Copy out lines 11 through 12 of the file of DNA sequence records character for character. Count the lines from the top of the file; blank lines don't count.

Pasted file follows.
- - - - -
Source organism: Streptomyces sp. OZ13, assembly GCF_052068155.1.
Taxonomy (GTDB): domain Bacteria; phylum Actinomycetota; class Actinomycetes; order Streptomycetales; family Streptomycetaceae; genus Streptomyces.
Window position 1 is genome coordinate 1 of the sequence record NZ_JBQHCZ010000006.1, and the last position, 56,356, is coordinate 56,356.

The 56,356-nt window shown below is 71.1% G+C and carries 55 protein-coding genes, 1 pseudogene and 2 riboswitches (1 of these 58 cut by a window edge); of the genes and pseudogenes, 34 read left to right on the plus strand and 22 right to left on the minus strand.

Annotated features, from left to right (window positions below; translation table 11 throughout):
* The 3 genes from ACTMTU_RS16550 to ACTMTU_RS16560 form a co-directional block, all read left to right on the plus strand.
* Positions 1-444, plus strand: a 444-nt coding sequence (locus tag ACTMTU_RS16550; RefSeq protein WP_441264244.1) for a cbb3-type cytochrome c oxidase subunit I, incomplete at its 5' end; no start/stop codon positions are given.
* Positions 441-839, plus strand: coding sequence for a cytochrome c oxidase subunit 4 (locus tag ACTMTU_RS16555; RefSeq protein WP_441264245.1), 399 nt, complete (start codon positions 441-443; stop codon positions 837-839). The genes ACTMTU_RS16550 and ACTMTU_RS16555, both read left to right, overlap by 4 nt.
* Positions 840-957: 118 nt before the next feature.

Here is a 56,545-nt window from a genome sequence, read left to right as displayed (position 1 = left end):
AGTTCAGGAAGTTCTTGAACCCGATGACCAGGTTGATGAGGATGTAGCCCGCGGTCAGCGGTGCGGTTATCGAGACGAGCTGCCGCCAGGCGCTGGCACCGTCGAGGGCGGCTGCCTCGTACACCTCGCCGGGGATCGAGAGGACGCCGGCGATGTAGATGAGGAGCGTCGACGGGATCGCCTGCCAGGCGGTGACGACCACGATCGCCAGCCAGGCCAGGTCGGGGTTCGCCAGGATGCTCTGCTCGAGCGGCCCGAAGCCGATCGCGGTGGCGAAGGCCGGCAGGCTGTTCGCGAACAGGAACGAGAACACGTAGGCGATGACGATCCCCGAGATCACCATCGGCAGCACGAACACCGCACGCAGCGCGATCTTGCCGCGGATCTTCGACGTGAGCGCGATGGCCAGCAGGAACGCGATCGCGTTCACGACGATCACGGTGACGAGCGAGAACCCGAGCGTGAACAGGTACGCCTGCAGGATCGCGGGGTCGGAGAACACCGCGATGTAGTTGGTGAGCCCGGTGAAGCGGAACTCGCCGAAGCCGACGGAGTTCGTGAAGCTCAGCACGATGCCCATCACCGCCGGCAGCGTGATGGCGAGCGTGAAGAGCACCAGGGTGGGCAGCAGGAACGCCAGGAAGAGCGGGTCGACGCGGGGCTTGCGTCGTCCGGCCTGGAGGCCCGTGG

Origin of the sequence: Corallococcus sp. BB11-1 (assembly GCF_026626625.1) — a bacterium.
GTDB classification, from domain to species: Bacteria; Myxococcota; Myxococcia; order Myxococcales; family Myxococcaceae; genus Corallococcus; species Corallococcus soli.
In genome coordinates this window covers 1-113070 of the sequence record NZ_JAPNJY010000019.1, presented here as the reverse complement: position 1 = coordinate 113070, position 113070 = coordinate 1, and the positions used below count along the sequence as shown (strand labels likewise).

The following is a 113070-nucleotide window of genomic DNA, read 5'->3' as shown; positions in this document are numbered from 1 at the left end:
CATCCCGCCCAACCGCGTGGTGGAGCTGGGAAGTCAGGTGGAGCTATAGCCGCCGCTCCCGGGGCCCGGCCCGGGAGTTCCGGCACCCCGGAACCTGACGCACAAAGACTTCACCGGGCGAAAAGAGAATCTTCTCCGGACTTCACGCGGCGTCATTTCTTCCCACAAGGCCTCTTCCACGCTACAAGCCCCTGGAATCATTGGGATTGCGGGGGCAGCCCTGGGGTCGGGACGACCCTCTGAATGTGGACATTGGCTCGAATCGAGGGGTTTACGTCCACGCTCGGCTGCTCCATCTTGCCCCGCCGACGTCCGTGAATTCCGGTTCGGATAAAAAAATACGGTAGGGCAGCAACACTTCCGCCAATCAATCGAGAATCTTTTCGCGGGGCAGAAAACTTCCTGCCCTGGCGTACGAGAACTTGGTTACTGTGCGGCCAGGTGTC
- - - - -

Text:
AGTTCAGGAAGTTCTTGAACCCGATGACCAGGTTGATGAGGATGTAGCCCGCGGTCAGCGGTGCGGTTATCGAGACGAGCTGCCGCCAGGCGCTGGCACCGTCGAGGGCGGCTGCCTCGTACACCTCGCCGGGGATCGAGAGGACGCCGGCGATGTAGATGAGGAGCGTCGACGGGATCGCCTGCCAGGCGGTGACGACCACGATCGCCAGCCAGGCCAGGTCGGGGTTCGCCAGGATGCTCTGCTCGAGCGGCCCGAAGCCGATCGCGGTGGCGAAGGCCGGCAGGCTGTTCGCGAACAGGAACGAGAACACGTAGGCGATGACGATCCCCGAGATCACCATCGGCAGCACGAACACCGCACGCAGCGCGATCTTGCCGCGGATCTTCGACGTGAGCGCGATGGCCAGCAGGAACGCGATCGCGTTCACGACGATCACGGTGACGAGCGAGAACCCGAGCGTGAACAGGTACGCCTGCAGGATCGCGGGGTCGGAGAACACCGCGATGTAGTTGGTGAGCCCGGTGAAGCGGAACTCGCCGAAGCCGACGGAGTTCGTGAAGCTCAGCACGATGCCCATCACCGCCGGCAGCGTGATGGCGAGCGTGAAGAGCACCAGGGTGGGCAGCAGGAACGCCAGGAAGAGCGGGTCGACGCGGGGCTTGCGTCGTCCGGCCTGGAGGCCCGTGG

Origin of the sequence: Corallococcus sp. BB11-1 (assembly GCF_026626625.1) — a bacterium.